So, after checking out the binding context options, you've decided to switch your app to use the Load context. Now, you just need to figure out how to do it.
Maybe it will be as simple as using Assembly.Load(assemblyDisplayName) instead of Load(byte), etc. That will work if the assembly is available in the GAC, the AppDomain's ApplicationBase, or a PrivateBinPath beneath the ApplicationBase. If the assembly is not already in one of those directories, consider changing your deployment strategy.
"I won't use the GAC because I want to have my own shared path outside of the ApplicationBase" is NOT a good answer! Don't be afraid to move away from old habits. You're losing out on all of the benefits of the Load context/versioning and asking for the pain of the other contexts if you don't. If this is what you're doing, I recommend putting these in the GAC instead.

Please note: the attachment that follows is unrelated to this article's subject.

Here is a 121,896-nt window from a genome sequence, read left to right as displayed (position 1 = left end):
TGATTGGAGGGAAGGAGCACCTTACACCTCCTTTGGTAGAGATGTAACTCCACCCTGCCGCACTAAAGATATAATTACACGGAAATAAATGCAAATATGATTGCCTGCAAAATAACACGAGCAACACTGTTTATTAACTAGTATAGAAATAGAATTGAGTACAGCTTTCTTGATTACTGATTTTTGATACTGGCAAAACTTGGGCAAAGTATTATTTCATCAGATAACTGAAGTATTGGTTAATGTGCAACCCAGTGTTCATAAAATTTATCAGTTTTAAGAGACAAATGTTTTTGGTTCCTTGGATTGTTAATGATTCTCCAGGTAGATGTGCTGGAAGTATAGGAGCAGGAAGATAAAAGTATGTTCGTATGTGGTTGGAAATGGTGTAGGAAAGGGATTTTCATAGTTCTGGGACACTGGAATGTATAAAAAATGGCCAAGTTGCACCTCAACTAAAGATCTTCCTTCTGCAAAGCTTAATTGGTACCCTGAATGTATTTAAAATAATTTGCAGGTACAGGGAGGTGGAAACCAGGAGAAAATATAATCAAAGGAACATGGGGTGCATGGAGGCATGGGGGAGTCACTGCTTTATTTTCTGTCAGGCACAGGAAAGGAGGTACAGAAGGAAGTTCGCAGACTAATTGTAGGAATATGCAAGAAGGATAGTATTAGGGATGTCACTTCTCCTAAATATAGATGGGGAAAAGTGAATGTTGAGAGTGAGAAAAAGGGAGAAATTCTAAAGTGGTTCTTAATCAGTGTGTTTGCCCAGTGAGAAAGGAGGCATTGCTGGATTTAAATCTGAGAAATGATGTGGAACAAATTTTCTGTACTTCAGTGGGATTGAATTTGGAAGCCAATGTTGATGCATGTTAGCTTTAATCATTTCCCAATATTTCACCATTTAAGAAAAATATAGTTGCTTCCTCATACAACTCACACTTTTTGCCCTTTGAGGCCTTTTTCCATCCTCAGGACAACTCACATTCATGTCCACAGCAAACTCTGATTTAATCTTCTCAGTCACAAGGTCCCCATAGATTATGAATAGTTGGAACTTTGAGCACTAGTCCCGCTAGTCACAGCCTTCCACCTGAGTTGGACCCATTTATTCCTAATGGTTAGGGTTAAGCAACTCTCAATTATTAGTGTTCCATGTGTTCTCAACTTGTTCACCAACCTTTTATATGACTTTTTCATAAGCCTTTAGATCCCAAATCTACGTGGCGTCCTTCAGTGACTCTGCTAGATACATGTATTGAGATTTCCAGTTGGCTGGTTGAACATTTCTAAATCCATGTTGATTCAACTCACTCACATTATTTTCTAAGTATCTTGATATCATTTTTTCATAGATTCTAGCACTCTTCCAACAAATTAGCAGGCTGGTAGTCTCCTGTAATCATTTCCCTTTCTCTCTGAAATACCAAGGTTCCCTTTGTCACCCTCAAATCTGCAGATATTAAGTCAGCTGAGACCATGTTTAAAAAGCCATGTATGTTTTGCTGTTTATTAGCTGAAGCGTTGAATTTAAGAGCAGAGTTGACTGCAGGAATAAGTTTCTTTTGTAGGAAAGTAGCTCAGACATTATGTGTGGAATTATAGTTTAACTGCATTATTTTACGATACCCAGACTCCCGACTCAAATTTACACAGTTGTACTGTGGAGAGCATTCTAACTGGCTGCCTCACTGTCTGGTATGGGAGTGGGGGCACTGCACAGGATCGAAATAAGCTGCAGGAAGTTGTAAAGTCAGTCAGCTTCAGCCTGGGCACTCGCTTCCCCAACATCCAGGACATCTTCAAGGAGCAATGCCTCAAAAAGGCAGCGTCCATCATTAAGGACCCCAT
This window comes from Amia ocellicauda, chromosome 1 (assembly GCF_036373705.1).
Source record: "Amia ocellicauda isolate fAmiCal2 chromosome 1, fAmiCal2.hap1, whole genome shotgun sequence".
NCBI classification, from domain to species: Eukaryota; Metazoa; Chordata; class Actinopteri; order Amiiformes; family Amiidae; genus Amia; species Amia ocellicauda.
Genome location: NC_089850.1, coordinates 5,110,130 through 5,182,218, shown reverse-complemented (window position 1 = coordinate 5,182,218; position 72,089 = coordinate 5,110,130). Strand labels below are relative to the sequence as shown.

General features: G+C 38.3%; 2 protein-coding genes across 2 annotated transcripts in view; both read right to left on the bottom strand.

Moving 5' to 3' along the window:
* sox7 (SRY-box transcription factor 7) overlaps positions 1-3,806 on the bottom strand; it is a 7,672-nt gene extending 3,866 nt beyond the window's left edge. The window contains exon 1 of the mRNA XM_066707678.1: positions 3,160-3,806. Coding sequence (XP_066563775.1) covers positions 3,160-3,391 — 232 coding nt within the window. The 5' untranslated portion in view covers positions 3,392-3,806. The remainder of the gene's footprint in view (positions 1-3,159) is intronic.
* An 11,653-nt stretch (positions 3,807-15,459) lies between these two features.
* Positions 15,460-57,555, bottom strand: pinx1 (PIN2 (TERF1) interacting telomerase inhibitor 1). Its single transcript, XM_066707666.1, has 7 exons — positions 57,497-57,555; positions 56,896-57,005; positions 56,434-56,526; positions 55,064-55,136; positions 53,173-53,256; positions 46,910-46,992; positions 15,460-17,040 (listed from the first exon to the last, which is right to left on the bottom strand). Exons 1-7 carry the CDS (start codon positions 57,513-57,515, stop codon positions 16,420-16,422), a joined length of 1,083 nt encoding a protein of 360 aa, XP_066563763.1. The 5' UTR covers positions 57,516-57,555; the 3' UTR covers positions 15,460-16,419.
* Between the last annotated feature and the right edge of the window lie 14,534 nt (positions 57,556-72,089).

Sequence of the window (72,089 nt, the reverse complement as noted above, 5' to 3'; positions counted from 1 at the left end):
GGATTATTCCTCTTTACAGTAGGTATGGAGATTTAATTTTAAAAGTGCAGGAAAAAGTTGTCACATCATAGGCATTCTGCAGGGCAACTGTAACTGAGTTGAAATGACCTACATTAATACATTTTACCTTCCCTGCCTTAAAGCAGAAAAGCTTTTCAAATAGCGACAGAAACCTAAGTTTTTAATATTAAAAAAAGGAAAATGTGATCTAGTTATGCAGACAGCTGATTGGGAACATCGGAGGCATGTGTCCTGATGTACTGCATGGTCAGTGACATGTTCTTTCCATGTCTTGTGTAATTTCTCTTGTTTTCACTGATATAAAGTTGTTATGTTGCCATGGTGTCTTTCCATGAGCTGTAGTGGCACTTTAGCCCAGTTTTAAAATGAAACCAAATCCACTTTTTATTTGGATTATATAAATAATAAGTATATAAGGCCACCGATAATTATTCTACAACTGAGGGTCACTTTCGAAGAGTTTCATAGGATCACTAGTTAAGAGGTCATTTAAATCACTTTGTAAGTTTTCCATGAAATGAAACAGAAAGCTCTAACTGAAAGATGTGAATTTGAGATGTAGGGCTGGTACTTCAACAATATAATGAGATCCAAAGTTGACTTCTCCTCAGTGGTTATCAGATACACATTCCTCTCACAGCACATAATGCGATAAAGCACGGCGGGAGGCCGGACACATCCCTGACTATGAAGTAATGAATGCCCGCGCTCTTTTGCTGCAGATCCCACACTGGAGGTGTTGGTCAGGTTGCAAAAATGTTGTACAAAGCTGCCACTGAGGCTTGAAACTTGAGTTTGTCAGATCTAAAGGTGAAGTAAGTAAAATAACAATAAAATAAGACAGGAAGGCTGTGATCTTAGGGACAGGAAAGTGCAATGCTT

If it's really not possible to deploy those assemblies differently, then creating a new appdomain may be right for you. Create a new AppDomain using an AppDomainSetup.ApplicationBase set to the dir containing the assemblies to load. If you have multiple directories that you want probed, you can set the ApplicationBase to a root directory, and set those as subdirectories to be probed using AppDomainSetup.PrivateBinPath. If that won't work for you, consider creating multiple AppDomains, each with the ApplicationBase set to the appropriate dir for its assemblies.
Once you have created the new AppDomain, you will need to find a way to execute code in it. See my blog entry, Executing Code in Another AppDomain for more info.
Note: you can still call LoadFrom() on these assemblies, but they will now be placed in the Load context (as long as they are the first available by that name in the GAC/probing path). However, if at all possible, switch your call to use Assembly.Load() instead of LoadFrom().